The Weekend Report Archive for August, 2007

Bean Counters

August 26, 2007 Weekend Finals Domestic Market Share Superbad continued as the top draw in North American multiplexes with an estimated $17.9 million that represented a 46% drop in its second weekend in release. In these dog days of summer there was only limited solace for a torrent of new product hoping to get a…

Read the full article »

You’ve Got That McLovin’ Feeling

August 19, 2007 Weekend Finals Domestic Market Share You can’t get me to say that Superbad was super good but the film that one critic extolled as “the Lawrence of Arabiaof teen pics” out-grossed the field with an estimated $31.4 million in another upbeat movie going session. The super total largely compensated for poor openings for The…

Read the full article »

Feel the Rush …

August 12, 2007 Weekend Finals Domestic Market Share Three was a charm for Rush Hour as it debuted at the top of the charts with an estimated $50.8 million. The heat from the Chan-Tucker action comedy got minimal assistance from a trio of other national debuts. The fantasy adventureStardust failed to sparkle with a fourth place…

Read the full article »

Bourne Again …

August 4 , 2007 Weekend Estimates Canada: Weekend Estimates Domestic Market Share The third installment of the Jason Bourne saga – The Bourne Ultimatum – reigned supreme at the box office with an estimated debuted of $70.3 million. In another expansive frame three other releases had average to poor bows including canine crusader Underdog that ranked third…

Read the full article »

The Weekend Report

movieman on: The Weekend Report

Eric N on: Weekend Report

Judi Levine on: The Weekend Report

Steph on: The Weekend Report

laura rue on: The Weekend Report

Sam on: The Weekend Report

Peter on: The Weekend Report

Isah Adomoc on: The Weekend Report

K. Bowen on: The Weekend Report

charlesmayaki on: The Weekend Report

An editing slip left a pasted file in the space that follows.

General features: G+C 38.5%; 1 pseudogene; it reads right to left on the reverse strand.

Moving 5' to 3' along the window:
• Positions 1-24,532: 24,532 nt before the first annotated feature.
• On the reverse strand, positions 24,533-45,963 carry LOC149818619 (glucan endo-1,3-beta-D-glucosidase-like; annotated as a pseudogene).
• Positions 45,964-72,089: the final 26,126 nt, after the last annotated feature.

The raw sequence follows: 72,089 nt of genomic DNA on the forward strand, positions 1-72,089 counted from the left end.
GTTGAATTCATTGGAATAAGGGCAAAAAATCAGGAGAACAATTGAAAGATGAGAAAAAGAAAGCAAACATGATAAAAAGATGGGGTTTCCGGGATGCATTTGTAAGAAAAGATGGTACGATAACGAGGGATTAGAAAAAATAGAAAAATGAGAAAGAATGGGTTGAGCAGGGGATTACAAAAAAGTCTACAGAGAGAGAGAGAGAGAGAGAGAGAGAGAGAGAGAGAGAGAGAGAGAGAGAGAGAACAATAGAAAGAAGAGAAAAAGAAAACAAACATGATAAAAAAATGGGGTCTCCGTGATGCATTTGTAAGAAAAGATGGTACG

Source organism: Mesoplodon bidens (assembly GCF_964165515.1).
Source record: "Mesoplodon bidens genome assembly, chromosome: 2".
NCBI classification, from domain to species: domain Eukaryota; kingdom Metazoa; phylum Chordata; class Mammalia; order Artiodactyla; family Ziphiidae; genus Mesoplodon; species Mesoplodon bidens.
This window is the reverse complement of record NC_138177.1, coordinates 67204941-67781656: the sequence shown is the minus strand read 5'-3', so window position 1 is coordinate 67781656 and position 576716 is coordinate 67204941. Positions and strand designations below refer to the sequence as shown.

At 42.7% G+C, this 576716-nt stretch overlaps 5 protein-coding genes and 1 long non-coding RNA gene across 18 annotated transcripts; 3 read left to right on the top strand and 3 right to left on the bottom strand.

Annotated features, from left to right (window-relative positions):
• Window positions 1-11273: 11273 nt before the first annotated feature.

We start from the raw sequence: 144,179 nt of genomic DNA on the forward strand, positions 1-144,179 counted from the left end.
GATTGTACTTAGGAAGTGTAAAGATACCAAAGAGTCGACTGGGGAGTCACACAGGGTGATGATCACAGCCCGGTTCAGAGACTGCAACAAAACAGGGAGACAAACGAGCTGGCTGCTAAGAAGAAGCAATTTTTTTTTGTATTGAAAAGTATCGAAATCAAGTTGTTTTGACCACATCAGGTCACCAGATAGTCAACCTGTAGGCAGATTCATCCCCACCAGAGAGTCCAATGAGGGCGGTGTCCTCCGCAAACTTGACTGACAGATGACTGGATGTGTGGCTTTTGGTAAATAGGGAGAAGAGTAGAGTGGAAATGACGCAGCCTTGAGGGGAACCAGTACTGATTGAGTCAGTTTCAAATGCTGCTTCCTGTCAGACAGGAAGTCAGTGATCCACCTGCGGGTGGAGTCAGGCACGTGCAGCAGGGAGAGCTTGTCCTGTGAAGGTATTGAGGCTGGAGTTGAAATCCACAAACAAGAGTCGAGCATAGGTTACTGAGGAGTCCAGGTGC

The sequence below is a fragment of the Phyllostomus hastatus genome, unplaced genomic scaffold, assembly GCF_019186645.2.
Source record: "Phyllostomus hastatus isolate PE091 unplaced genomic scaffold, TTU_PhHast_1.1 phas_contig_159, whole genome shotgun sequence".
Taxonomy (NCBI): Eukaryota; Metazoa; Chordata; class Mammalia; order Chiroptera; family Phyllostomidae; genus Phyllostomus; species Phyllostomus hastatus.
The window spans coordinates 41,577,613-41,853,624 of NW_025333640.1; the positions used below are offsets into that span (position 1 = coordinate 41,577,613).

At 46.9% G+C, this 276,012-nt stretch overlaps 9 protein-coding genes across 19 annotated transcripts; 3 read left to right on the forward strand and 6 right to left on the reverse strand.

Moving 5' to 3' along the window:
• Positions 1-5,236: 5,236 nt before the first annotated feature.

Quote Unquotesee all »

“What Quibi trying to do is get to the next generation of film narrative. The first generation was movies, and they were principally two-hour stories that were designed to be watched in a single sitting in a movie theater [ED: After formats like the nickelodeon]. The next generation of film narrative was television, principally designed to be watched in one-hour chapters in front of a television set. I believe the third generation of film narrative will be a merging of those two ideas, which is to tell two-hour stories in chapters that are seven to ten minutes in length. We are actually doing long-form in bite-size.”
~ Jeffrey Katzenberg

“The important thing is: what makes the audience interested in it? Of course, I don’t take on any roles that don’t interest me, or where I can’t find anything for myself in it. But I don’t like talking about that. If you go into a restaurant and you have been served an exquisite meal, you don’t need to know how the chef felt, or when he chose the vegetables on the market. I always feel a little like I would pull the rug out from under myself if I were to I speak about the background of my work. My explanations would come into conflict with the reason a movie is made in the first place — for the experience of the audience — and that, I would not want.
~  Christoph Waltz